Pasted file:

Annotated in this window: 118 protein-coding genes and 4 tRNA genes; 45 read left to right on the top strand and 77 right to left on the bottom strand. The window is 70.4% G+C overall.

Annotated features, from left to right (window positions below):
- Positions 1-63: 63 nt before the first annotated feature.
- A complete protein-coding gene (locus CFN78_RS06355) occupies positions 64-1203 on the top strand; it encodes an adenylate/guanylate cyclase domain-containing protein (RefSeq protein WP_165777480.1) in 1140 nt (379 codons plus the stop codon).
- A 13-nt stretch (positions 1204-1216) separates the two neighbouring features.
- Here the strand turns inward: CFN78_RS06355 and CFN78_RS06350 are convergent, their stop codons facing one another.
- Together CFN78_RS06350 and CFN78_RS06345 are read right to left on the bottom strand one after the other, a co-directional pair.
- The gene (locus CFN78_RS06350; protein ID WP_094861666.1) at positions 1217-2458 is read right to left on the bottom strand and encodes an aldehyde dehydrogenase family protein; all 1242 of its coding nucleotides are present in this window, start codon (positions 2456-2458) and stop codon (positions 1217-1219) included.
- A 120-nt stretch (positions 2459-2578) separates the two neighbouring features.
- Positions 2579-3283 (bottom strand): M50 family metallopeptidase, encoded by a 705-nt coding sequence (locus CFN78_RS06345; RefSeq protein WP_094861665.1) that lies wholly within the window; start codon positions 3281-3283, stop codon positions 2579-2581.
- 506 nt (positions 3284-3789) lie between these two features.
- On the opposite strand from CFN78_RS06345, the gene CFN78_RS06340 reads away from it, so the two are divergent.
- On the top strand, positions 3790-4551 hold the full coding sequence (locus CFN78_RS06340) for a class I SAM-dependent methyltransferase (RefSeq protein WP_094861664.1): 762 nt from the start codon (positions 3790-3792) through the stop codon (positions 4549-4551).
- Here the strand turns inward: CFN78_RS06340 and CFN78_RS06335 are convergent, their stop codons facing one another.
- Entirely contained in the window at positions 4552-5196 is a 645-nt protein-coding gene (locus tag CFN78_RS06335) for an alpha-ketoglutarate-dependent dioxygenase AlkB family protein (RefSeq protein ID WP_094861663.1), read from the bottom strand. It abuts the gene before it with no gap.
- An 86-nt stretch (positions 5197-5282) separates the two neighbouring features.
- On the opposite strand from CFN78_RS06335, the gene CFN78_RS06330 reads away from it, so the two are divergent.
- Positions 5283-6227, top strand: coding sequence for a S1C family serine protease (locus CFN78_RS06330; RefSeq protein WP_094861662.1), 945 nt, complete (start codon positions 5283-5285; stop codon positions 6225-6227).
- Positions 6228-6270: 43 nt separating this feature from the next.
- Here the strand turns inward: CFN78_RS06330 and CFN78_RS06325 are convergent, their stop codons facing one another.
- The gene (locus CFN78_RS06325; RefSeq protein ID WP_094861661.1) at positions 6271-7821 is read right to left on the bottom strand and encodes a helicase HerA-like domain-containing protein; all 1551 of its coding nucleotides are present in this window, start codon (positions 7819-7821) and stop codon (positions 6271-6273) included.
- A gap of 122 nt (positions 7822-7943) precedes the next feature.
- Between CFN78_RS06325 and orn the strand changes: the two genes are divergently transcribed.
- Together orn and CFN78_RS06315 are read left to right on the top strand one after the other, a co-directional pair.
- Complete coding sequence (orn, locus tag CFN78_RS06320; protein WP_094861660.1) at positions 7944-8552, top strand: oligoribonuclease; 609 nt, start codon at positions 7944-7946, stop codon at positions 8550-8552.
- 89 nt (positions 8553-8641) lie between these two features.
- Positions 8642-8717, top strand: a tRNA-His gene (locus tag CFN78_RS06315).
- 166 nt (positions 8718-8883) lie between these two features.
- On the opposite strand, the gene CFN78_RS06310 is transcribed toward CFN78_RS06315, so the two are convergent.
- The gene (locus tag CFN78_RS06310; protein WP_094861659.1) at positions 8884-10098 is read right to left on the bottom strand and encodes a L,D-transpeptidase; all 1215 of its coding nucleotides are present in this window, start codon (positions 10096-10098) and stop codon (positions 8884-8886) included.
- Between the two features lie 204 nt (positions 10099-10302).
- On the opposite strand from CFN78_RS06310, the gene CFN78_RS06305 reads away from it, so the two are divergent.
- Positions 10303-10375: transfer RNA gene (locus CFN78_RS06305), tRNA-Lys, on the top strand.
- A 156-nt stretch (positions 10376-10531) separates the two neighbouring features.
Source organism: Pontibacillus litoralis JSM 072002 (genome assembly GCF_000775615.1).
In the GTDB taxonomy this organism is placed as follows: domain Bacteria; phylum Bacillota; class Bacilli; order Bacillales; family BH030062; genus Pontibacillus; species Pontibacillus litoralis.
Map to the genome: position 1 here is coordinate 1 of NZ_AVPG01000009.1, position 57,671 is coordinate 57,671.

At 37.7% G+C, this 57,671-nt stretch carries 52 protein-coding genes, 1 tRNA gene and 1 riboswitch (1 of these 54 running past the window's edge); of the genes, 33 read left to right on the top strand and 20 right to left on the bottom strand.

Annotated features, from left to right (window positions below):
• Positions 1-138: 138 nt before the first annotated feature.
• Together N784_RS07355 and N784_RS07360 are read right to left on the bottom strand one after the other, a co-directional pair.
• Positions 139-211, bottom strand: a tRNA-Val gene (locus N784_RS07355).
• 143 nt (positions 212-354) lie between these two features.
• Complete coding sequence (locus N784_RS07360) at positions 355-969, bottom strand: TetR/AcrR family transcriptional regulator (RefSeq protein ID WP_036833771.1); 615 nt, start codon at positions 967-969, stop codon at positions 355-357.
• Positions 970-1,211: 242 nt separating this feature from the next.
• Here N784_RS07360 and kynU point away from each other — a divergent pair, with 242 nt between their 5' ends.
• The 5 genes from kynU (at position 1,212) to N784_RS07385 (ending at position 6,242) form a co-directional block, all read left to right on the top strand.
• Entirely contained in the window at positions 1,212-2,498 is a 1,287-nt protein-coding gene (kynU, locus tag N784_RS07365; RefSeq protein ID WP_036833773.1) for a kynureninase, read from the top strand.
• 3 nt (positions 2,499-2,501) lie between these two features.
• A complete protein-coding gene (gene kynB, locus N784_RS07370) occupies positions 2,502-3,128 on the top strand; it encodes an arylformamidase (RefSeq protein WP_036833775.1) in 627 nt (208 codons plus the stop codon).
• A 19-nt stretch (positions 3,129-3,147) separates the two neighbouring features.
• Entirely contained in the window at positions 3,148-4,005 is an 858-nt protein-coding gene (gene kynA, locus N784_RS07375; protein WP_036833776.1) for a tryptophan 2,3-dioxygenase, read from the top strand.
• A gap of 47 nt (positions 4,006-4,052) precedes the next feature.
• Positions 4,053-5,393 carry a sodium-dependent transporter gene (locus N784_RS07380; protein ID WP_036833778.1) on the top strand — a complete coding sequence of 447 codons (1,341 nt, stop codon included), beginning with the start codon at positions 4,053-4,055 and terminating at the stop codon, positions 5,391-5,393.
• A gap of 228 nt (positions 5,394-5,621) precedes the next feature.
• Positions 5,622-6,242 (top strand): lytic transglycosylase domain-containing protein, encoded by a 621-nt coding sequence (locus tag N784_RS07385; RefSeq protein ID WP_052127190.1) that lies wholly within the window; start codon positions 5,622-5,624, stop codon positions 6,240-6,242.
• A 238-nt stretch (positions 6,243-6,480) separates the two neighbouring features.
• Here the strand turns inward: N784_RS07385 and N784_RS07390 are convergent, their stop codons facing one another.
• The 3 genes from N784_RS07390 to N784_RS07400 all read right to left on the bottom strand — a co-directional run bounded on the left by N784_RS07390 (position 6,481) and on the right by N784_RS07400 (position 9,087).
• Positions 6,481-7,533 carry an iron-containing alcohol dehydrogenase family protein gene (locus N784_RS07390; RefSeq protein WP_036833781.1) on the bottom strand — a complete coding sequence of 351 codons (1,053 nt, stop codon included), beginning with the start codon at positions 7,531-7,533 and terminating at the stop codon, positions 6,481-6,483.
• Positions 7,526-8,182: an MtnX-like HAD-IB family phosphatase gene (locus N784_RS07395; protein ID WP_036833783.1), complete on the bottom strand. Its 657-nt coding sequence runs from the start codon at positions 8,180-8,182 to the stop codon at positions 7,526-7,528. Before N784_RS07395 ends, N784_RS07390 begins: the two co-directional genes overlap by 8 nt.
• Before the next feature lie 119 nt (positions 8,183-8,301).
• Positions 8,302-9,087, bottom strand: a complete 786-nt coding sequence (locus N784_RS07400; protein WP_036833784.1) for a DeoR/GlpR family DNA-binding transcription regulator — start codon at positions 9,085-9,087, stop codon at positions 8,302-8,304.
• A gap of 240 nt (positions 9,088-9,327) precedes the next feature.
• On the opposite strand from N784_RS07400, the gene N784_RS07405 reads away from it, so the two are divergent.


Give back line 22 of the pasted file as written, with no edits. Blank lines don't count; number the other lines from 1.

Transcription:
- A gap of 122 nt (positions 7822-7943) precedes the next feature.